Photo: Getty Images
By Elizabeth Grossman
Alternative diets could, if widely adopted, reduce global agricultural greenhouse gas emissions.
Good food advocates have long argued that what’s good for your health is also good for the planet, but new science now backs up the claim. A paper published in the journal Nature by scientists at the University of Minnesota, presents numbers that suggest eating less meat, less refined fat, and less sugar will also reduce the climate change impacts of food production.
Using about 50 years’ worth of data from the world’s 100 most populous countries, UM Professor of Ecology G. David Tilman and graduate student Michael Clark show how current diet trends are contributing, not only to diet-related illnesses such as diabetes and heart disease, but also to dangerously increasing agricultural greenhouse gas emissions (GHGs).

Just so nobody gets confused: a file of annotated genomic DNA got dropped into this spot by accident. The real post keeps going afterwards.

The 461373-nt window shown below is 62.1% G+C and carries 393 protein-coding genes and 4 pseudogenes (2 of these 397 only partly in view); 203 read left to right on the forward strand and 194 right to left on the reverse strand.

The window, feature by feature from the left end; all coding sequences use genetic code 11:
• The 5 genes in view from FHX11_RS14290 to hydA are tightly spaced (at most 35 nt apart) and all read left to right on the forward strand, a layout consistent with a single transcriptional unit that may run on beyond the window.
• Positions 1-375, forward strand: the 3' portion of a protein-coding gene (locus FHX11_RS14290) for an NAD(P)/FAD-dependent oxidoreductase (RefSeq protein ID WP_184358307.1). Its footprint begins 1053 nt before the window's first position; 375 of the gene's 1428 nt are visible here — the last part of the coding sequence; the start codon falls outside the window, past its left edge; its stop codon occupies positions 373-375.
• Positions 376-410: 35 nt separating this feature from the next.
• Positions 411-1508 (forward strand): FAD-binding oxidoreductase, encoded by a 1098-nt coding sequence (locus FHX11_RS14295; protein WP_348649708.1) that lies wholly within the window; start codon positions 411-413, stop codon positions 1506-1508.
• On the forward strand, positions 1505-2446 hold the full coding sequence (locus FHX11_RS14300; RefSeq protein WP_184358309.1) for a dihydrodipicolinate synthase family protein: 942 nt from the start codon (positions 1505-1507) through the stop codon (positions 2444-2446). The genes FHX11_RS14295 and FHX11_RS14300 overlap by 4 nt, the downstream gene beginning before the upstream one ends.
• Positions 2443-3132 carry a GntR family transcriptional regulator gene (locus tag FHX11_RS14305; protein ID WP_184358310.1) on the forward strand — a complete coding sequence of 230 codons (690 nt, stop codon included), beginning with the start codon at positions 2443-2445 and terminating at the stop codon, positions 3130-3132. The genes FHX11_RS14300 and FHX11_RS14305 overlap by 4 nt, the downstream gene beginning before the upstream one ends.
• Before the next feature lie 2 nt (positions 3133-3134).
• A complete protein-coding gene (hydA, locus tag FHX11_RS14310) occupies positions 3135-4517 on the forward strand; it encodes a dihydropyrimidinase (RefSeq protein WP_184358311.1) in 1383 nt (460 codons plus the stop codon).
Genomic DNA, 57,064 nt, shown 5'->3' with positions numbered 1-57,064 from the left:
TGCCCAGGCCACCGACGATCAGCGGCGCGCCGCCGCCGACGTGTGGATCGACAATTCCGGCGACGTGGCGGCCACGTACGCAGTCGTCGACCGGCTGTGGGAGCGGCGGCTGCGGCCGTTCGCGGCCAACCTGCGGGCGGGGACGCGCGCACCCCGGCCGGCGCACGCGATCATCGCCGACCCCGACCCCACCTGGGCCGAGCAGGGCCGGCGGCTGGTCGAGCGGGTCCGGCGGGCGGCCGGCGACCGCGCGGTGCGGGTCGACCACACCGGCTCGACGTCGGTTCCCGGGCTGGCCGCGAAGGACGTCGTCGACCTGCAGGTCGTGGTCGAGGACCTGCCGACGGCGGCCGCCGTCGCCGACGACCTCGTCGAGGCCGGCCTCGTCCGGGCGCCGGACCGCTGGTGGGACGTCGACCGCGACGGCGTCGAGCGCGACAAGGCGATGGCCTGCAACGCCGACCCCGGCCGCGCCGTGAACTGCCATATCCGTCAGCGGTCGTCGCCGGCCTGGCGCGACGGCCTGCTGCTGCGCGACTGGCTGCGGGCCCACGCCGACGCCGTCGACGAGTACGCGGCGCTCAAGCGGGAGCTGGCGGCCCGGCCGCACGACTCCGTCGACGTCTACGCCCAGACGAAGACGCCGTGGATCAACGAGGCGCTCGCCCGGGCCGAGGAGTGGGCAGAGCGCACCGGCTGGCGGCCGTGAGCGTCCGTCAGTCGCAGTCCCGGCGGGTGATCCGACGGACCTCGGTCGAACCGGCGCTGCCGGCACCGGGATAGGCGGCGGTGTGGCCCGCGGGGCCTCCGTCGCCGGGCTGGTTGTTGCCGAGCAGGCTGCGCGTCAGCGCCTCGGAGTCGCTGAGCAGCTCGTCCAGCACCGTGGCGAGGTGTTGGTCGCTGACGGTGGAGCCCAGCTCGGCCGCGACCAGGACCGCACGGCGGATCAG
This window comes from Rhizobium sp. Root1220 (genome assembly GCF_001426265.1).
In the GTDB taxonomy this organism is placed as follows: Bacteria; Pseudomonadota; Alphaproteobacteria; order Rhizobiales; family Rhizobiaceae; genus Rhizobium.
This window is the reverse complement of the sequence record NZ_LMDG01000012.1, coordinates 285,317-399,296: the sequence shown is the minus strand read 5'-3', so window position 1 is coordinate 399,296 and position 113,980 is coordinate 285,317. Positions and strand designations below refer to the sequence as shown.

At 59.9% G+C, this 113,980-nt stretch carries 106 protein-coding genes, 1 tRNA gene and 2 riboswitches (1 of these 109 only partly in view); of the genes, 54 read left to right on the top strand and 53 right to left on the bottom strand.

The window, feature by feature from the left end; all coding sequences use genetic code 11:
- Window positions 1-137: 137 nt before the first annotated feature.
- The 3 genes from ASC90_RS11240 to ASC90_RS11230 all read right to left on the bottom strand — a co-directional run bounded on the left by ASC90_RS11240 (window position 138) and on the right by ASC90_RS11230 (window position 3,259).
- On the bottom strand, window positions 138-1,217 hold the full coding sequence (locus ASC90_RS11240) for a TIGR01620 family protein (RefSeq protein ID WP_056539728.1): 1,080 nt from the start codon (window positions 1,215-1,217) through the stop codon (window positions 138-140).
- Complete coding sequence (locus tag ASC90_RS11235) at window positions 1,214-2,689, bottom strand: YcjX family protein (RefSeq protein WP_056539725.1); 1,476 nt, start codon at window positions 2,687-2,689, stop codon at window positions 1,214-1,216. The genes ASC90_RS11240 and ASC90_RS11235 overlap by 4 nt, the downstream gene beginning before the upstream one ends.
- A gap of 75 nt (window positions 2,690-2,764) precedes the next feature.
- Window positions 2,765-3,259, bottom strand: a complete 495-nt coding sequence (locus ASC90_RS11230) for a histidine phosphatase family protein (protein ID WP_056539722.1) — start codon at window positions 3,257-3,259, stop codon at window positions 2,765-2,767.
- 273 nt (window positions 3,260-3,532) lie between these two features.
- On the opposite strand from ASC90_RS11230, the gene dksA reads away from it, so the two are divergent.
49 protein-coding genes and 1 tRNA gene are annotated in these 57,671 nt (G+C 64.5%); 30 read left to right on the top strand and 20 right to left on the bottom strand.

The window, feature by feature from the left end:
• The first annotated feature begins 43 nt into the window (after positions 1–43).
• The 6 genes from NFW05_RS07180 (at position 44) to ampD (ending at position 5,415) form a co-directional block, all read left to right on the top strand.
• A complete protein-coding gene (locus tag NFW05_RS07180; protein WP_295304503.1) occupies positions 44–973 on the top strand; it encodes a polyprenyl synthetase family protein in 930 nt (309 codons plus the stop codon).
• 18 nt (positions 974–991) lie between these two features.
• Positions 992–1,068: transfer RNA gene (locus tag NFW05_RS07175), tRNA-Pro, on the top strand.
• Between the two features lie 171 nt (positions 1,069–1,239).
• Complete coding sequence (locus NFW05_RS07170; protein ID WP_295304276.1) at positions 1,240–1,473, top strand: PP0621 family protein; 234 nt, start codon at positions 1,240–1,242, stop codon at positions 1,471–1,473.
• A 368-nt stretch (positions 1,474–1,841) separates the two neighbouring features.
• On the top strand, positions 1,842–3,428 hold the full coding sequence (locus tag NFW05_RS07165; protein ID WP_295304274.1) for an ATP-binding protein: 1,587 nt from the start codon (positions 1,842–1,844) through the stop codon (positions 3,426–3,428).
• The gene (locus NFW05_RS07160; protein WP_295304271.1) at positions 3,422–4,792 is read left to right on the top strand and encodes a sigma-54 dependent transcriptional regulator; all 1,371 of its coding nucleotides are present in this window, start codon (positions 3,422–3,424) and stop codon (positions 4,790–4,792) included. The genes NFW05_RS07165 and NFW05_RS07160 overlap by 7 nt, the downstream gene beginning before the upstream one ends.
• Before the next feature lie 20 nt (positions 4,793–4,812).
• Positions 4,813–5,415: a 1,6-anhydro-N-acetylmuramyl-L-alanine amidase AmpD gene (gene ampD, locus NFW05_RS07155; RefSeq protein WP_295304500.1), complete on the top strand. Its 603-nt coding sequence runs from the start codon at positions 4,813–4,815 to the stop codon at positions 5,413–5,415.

“This is the first time this data has been put together to show these links are real and strong and not just the mutterings of food lovers and environmental advocates,” explains Tilman.
“Alternative diets that offer substantial health benefits could, if widely adopted, reduce global agricultural greenhouse gas emissions, reduce land clearing and resultant species extinctions, and help prevent such diet-related chronic non-communicable diseases,” write Tilman and Clark in the Nature article.
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